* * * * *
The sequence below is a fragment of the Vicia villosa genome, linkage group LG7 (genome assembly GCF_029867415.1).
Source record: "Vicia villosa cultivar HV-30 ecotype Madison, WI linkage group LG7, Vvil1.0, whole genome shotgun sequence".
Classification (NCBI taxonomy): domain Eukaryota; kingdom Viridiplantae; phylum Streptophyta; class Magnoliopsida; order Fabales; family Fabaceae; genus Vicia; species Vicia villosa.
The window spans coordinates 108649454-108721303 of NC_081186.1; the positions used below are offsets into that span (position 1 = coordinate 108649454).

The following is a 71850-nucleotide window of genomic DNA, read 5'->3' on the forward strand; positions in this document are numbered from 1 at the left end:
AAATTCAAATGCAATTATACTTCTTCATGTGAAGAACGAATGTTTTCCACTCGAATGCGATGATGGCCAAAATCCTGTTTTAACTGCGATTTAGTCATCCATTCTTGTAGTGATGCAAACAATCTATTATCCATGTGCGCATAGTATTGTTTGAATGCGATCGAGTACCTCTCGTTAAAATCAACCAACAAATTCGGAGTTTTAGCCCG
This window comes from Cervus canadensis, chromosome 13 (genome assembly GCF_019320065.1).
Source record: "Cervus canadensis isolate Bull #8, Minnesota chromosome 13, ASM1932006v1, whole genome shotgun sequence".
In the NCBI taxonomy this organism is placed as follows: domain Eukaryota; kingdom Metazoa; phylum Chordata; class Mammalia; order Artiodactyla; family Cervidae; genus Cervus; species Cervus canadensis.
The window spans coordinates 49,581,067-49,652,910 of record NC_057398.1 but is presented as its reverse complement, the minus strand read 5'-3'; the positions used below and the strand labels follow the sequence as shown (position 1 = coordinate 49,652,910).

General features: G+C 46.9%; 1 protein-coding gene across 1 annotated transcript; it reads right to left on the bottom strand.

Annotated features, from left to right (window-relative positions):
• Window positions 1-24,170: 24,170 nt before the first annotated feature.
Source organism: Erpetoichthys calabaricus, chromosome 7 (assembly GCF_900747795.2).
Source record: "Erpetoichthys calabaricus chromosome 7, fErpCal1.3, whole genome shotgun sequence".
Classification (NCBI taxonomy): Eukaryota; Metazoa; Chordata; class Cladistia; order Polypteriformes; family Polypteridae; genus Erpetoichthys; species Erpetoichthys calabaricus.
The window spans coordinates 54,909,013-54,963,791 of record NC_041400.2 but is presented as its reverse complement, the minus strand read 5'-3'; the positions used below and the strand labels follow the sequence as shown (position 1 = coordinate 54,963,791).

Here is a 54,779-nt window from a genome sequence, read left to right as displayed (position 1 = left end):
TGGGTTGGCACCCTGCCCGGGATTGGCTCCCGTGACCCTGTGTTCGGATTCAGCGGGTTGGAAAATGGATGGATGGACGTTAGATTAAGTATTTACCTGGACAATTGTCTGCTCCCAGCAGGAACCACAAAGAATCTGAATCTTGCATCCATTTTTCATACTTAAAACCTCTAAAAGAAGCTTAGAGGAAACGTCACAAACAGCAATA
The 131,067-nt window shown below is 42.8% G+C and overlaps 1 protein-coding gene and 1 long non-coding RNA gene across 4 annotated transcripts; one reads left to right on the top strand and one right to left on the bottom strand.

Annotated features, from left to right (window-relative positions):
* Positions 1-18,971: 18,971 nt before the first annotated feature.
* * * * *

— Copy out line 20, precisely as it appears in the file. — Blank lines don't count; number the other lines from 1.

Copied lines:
The 131,067-nt window shown below is 42.8% G+C and overlaps 1 protein-coding gene and 1 long non-coding RNA gene across 4 annotated transcripts; one reads left to right on the top strand and one right to left on the bottom strand.